NPS accurately predicts which customers positively promote my brand: 7.59

The accuracy was also high (although slightly less) when it came to customer retention. Marketers gave NPS scores an average of 7.47 in correlating with customer retention, or which customers remained loyal to their business. NPS accurately predicts customer retention: 7.47


Where NPS doesn’t seem as effective, however, is in pinpointing areas for improvement. Our respondents rated the survey scores a 6.98 when it comes to showing what aspects of a customer’s experience need to improve.

NPS shows which aspects of customer experience my brand needs to improve: 6.98

Another blindspot of NPS is knowing why the scores changed month to month, or quarter to quarter. Marketers gave NPS an average rating of 6.67, revealing that it can be hard to determine why the scores fluctuate, looking at the survey results alone. 

I can pinpoint reasons why NPS scores change: 6.67

While NPS surveys can show how a customer feels toward your brand at an exact moment, they are more of a starting point. You’ll still need to do some more digging to discover why a customer’s feelings toward your brand change, and how you can better serve them in the long run. How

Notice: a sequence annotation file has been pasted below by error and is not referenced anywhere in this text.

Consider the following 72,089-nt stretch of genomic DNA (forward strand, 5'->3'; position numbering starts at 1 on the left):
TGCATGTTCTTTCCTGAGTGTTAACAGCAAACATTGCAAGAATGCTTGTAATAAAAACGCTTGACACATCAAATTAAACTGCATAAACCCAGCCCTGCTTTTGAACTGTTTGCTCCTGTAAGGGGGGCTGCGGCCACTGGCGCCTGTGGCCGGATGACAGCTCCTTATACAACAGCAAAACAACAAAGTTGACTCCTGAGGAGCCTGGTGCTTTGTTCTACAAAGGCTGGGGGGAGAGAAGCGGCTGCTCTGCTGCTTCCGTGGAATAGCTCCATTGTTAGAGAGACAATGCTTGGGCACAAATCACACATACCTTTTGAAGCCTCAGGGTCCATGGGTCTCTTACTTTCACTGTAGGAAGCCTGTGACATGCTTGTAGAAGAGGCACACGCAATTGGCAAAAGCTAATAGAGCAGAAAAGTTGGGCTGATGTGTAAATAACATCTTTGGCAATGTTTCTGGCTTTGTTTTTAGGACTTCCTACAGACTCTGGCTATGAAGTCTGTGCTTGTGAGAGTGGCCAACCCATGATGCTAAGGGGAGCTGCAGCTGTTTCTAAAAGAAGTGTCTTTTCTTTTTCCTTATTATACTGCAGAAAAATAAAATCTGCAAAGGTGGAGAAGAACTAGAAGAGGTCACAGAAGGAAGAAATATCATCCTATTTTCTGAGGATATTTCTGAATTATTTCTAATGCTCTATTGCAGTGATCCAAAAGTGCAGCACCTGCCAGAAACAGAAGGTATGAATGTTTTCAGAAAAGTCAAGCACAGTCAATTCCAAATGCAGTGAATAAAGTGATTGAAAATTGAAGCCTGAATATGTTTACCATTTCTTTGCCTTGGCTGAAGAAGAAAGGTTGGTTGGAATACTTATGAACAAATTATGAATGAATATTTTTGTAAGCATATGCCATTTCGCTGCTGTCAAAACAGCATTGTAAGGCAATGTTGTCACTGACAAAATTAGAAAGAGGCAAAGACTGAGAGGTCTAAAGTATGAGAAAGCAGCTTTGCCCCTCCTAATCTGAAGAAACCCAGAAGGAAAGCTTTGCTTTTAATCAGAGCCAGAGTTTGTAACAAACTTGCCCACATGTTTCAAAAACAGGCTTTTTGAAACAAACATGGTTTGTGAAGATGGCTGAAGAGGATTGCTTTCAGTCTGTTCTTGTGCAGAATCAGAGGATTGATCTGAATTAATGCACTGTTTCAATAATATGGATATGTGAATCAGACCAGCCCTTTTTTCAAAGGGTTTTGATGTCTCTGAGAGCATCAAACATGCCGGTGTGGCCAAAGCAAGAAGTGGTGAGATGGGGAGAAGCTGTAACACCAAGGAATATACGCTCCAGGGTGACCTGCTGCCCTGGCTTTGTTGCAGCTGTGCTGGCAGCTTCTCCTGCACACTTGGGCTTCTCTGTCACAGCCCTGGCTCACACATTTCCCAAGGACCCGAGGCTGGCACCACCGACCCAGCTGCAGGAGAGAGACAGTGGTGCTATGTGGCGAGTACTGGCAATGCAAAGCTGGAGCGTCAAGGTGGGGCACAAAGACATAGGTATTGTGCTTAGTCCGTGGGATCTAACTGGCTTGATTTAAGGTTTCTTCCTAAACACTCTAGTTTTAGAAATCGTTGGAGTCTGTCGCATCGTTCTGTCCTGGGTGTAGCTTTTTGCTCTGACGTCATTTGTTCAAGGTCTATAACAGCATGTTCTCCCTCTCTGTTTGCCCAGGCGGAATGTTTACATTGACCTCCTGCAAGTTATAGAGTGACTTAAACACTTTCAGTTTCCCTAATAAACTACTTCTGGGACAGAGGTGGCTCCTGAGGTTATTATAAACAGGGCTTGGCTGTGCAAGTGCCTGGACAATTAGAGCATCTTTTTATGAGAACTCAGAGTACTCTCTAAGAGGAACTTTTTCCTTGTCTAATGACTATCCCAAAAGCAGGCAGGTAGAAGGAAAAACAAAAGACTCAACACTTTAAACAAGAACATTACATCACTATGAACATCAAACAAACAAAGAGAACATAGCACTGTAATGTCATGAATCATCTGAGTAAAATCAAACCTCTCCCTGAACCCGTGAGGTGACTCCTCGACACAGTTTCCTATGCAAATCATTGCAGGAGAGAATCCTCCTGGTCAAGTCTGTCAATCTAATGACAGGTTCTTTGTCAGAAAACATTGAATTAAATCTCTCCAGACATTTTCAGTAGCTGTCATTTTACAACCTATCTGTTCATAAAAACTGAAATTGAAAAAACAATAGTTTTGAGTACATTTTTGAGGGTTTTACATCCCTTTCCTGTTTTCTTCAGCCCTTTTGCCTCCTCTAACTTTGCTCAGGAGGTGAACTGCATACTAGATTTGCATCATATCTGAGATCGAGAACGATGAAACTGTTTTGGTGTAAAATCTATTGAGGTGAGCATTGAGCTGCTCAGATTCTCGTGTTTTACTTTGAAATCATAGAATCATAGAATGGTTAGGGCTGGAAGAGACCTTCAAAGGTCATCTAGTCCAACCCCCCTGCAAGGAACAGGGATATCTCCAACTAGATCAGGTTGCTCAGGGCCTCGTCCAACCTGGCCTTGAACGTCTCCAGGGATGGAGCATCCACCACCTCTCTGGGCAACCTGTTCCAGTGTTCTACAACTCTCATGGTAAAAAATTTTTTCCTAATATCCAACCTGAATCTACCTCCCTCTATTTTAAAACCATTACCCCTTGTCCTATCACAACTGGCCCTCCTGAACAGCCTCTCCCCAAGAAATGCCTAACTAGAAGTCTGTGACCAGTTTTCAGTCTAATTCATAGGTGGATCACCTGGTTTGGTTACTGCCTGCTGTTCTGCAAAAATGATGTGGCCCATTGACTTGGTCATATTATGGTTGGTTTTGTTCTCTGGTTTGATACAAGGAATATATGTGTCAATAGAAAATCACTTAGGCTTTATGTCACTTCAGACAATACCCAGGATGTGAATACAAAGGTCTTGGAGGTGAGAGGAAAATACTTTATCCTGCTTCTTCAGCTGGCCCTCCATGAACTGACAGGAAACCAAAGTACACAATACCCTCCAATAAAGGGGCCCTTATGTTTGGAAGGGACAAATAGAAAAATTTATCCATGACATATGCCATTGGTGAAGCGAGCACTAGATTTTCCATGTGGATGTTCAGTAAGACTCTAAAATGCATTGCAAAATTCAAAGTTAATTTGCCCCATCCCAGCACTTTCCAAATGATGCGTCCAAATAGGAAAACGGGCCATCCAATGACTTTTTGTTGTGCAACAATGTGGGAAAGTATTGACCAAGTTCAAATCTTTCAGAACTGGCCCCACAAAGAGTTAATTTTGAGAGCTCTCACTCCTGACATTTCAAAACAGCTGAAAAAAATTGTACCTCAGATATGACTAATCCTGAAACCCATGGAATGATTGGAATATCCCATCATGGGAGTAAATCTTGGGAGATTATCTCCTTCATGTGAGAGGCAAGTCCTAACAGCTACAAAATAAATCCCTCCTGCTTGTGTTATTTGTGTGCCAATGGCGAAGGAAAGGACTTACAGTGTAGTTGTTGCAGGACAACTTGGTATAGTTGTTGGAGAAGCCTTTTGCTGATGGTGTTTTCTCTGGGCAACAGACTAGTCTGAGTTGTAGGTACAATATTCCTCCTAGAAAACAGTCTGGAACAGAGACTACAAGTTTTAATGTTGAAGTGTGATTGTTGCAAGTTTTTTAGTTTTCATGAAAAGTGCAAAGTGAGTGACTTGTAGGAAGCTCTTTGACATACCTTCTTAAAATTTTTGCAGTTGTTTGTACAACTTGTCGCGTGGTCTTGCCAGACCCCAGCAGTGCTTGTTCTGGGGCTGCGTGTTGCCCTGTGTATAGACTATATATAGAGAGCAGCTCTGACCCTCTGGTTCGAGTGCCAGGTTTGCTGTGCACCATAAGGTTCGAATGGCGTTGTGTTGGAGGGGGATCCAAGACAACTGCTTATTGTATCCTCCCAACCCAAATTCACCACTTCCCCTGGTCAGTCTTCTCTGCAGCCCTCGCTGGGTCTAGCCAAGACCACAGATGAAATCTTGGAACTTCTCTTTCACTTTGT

What do marketers think of NPS surveys

So is NPS enough to get a clear picture of customer satisfaction? Based on the long-form responses we received from professional marketers, the opinions on NPS surveys can be classified into four groups: 

  1. NPS is the best measure of customer satisfaction.
  2. NPS is not the best measure of customer satisfaction.
  3. NPS is a good measure of customer satisfaction, but should be supplemented with other methods.
  4. NPS is the best measure of customer satisfaction – when paired with follow-up questions.

Read what marketers in each of these four groups had to say. 

Group #1: NPS is the best measure of customer satisfaction

With well over half of companies sending NPS, it’s obvious the survey offers several benefits. Here’s why experts think NPS is an extremely valuable measure of customer satisfaction.

It’s easy to understand

The net promoter score is easily understandable, which is why Devin Johnson from Kennected uses it as his company’s go-to metric for measuring customer satisfaction.